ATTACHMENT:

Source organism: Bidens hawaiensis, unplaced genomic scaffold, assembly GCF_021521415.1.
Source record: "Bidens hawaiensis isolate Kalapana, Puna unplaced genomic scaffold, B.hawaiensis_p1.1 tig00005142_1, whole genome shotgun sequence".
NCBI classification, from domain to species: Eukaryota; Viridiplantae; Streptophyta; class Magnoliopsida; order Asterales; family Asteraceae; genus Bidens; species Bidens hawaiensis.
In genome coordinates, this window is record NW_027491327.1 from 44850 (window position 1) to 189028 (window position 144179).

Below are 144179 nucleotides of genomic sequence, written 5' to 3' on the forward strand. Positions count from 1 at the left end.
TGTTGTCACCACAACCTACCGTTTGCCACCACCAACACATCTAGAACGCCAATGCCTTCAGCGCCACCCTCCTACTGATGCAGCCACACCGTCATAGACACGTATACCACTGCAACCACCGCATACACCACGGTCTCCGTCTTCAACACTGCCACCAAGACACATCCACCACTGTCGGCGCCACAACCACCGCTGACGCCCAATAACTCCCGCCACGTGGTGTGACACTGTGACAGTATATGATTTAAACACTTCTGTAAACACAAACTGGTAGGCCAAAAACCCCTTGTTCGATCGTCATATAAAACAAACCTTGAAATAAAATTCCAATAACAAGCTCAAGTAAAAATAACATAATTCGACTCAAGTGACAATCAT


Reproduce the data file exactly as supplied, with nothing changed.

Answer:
Source organism: Bidens hawaiensis, unplaced genomic scaffold, assembly GCF_021521415.1.
Source record: "Bidens hawaiensis isolate Kalapana, Puna unplaced genomic scaffold, B.hawaiensis_p1.1 tig00005142_1, whole genome shotgun sequence".
NCBI classification, from domain to species: Eukaryota; Viridiplantae; Streptophyta; class Magnoliopsida; order Asterales; family Asteraceae; genus Bidens; species Bidens hawaiensis.
In genome coordinates, this window is record NW_027491327.1 from 44850 (window position 1) to 189028 (window position 144179).

Below are 144179 nucleotides of genomic sequence, written 5' to 3' on the forward strand. Positions count from 1 at the left end.
TGTTGTCACCACAACCTACCGTTTGCCACCACCAACACATCTAGAACGCCAATGCCTTCAGCGCCACCCTCCTACTGATGCAGCCACACCGTCATAGACACGTATACCACTGCAACCACCGCATACACCACGGTCTCCGTCTTCAACACTGCCACCAAGACACATCCACCACTGTCGGCGCCACAACCACCGCTGACGCCCAATAACTCCCGCCACGTGGTGTGACACTGTGACAGTATATGATTTAAACACTTCTGTAAACACAAACTGGTAGGCCAAAAACCCCTTGTTCGATCGTCATATAAAACAAACCTTGAAATAAAATTCCAATAACAAGCTCAAGTAAAAATAACATAATTCGACTCAAGTGACAATCAT